Friday, 23 November 2012

Colour-ringed intermedius

First-calendar-year Lesser Black-backed Gull of the subspecies intermedius. This individual was ringed as a chick in north-east Denmark in June this year. Note the new first-winter mantle and scapular feathers.
Lesser Black-backed Gulls are a very familiar sight in London, where the subspecies graellsii has a small but increasing breeding population, with far larger numbers in winter. Smaller numbers of intermedius-type birds also occur outside the breeding season, and are best identified in adult plumage when their blackish upperparts stand out in contrast to the dark lead-grey of graellsii. Identifying intermedius at other ages is much trickier, if not sometimes impossible with complete certainty, and it has been suggested that the two subspecies may represent only one clinal taxon (Olsen and Larsson 2003).

I found the above first-winter Lesser Black-backed Gull on 16 November on the Thames at Rainham, and was immediately struck by its unusually pale head and underparts contrasting with darker upperparts. Only after I started photographing it did I realise it was sporting a smart blue colour ring. I've seen blue-ringed Lesser Black-backeds from the Low Countries here before so forwarded details to a scheme there, only to be told it was in fact a Danish ring.

V.MOL reveals a rather strongly barred rump and uppertail, among other features.
Thanks to a prompt response from Kjeld Tommy Pedersen, I now know that V.MOL was ringed as a chick on the Danish island of Hirsholm, in the Kattegat between Denmark and Sweden, on 26 June this year. Geographically this is close to the edge of the range of intermedius in southern Scandinavia; head south-east into the mouth of the Baltic from here and nominate fuscus ('Baltic Gull') takes over. This was not only my first colour-ringed Danish gull, but also welcome confirmation from a British perspective of the appearance of first-winter intermedius.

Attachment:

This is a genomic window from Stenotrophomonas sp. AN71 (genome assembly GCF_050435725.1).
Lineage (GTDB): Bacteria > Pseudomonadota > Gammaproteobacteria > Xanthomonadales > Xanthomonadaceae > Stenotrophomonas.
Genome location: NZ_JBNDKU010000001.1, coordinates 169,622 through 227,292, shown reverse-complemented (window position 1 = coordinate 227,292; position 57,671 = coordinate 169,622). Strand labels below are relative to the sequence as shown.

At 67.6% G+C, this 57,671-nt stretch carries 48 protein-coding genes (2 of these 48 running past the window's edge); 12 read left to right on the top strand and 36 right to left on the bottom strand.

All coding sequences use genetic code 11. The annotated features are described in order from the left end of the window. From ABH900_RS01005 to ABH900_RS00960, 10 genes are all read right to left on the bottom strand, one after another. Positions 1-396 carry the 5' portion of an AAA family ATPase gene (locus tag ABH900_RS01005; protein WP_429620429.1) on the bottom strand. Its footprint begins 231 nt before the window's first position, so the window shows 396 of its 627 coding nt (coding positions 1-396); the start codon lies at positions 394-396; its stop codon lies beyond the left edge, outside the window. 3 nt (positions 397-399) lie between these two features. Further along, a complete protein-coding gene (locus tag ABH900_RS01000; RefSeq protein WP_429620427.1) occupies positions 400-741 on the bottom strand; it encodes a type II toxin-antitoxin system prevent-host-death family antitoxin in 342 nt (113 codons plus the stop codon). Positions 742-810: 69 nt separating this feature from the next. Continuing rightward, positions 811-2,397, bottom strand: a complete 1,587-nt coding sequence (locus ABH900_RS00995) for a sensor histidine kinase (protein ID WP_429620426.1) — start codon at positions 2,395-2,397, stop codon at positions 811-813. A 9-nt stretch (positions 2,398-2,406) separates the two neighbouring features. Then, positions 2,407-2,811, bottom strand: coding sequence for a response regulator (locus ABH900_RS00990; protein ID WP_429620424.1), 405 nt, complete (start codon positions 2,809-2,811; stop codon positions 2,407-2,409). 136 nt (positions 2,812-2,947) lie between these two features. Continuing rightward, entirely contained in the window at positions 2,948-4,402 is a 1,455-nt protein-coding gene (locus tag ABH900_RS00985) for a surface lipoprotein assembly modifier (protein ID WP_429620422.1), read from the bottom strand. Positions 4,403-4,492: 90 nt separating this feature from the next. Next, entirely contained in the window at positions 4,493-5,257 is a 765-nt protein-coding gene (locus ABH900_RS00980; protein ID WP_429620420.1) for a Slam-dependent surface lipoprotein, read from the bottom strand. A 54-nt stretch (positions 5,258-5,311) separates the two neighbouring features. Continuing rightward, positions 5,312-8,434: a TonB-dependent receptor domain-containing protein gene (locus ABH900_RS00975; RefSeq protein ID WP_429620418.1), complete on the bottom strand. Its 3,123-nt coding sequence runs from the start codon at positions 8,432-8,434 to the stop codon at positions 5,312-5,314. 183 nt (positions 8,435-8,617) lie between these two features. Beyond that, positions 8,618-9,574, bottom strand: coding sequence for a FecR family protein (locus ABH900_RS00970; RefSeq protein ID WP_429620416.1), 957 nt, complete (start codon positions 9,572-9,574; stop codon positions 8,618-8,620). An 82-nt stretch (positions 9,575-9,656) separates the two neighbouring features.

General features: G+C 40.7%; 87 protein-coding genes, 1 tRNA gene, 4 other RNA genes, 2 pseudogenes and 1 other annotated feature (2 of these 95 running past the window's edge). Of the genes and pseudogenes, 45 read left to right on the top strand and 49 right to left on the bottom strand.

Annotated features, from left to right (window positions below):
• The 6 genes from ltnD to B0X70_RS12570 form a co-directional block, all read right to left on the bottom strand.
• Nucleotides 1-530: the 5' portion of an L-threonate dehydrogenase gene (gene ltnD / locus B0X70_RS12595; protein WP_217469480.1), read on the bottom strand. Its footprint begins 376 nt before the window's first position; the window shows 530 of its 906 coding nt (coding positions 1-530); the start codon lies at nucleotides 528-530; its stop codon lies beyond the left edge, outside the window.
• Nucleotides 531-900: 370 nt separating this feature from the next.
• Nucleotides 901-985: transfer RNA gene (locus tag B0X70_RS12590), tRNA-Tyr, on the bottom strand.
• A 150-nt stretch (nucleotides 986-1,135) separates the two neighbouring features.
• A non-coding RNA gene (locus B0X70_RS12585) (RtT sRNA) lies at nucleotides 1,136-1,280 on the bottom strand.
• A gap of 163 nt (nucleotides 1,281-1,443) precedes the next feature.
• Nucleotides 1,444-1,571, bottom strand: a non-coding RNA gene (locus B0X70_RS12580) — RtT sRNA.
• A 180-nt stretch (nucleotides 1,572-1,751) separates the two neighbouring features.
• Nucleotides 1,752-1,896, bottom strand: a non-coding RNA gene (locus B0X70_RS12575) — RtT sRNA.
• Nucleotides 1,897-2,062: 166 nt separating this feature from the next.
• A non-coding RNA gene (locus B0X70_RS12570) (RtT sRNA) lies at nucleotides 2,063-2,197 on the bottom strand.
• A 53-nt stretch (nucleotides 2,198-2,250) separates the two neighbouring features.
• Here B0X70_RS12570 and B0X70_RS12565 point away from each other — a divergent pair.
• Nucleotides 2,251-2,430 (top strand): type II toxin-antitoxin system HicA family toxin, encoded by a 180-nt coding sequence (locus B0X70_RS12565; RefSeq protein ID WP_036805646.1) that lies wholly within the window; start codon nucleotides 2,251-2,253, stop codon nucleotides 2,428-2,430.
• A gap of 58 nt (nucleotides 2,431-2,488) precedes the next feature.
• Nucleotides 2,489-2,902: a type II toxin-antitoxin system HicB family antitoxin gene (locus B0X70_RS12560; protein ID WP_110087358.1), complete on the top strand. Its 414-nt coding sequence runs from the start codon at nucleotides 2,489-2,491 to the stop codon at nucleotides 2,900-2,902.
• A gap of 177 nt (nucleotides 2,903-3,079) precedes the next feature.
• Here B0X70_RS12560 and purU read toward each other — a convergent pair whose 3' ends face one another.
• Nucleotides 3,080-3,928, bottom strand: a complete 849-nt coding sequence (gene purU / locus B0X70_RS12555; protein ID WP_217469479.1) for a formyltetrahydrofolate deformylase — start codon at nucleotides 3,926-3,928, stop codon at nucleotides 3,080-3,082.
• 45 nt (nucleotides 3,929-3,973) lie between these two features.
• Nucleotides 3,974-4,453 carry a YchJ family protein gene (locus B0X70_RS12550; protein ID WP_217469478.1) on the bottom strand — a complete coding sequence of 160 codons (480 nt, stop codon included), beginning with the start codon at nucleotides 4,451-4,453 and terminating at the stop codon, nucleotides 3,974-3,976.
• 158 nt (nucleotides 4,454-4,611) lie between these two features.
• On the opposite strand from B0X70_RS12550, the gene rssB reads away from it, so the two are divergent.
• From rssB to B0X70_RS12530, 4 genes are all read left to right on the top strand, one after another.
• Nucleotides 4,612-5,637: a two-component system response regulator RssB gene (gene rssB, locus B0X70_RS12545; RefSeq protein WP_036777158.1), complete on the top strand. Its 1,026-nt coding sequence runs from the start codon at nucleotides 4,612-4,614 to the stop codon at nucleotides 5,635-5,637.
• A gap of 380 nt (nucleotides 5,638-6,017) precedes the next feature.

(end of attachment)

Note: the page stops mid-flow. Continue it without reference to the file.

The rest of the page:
UPDATE Today (26 November) I found V.MOL again at the same site - remarkably among thousands of gulls in the area - and it was within 100 m of where I first saw it 10 days ago! It spooked quickly but I managed to fire off this shot to show the underwing pattern, something I wasn't able to observe last time.

Ten days later, here is colour-ringed intermedius V.MOL again, showing off the axillary and underwing pattern.
I've also created a Google map to show the distance between ringing and observation sites - 588 miles in this instance. I'll be plotting further colour-ringed Lesser Black-backed Gull sightings on this map in due course.

View Lesser Black-backed Gull in a larger map

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